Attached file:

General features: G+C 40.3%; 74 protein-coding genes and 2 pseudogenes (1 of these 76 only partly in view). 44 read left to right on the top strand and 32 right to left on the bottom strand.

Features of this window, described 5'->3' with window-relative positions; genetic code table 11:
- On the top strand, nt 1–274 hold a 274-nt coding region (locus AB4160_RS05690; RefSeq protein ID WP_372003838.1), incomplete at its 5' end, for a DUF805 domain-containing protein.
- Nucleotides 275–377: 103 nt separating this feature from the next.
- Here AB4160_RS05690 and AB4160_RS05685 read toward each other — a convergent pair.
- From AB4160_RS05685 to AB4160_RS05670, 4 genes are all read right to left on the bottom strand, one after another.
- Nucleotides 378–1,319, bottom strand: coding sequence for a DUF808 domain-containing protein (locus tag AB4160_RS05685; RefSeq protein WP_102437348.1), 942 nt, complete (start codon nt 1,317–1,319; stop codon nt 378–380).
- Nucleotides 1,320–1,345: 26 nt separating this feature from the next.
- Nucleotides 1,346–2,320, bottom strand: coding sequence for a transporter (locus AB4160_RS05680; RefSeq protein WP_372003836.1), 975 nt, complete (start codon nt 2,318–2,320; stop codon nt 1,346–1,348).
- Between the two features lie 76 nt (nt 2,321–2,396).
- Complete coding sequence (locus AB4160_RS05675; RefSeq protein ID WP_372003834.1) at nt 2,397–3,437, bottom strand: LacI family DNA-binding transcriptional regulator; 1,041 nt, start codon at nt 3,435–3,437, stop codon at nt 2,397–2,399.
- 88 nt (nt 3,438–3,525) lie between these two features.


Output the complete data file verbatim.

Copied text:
General features: G+C 40.3%; 74 protein-coding genes and 2 pseudogenes (1 of these 76 only partly in view). 44 read left to right on the top strand and 32 right to left on the bottom strand.

Features of this window, described 5'->3' with window-relative positions; genetic code table 11:
- On the top strand, nt 1–274 hold a 274-nt coding region (locus AB4160_RS05690; RefSeq protein ID WP_372003838.1), incomplete at its 5' end, for a DUF805 domain-containing protein.
- Nucleotides 275–377: 103 nt separating this feature from the next.
- Here AB4160_RS05690 and AB4160_RS05685 read toward each other — a convergent pair.
- From AB4160_RS05685 to AB4160_RS05670, 4 genes are all read right to left on the bottom strand, one after another.
- Nucleotides 378–1,319, bottom strand: coding sequence for a DUF808 domain-containing protein (locus tag AB4160_RS05685; RefSeq protein WP_102437348.1), 942 nt, complete (start codon nt 1,317–1,319; stop codon nt 378–380).
- Nucleotides 1,320–1,345: 26 nt separating this feature from the next.
- Nucleotides 1,346–2,320, bottom strand: coding sequence for a transporter (locus AB4160_RS05680; RefSeq protein WP_372003836.1), 975 nt, complete (start codon nt 2,318–2,320; stop codon nt 1,346–1,348).
- Between the two features lie 76 nt (nt 2,321–2,396).
- Complete coding sequence (locus AB4160_RS05675; RefSeq protein ID WP_372003834.1) at nt 2,397–3,437, bottom strand: LacI family DNA-binding transcriptional regulator; 1,041 nt, start codon at nt 3,435–3,437, stop codon at nt 2,397–2,399.
- 88 nt (nt 3,438–3,525) lie between these two features.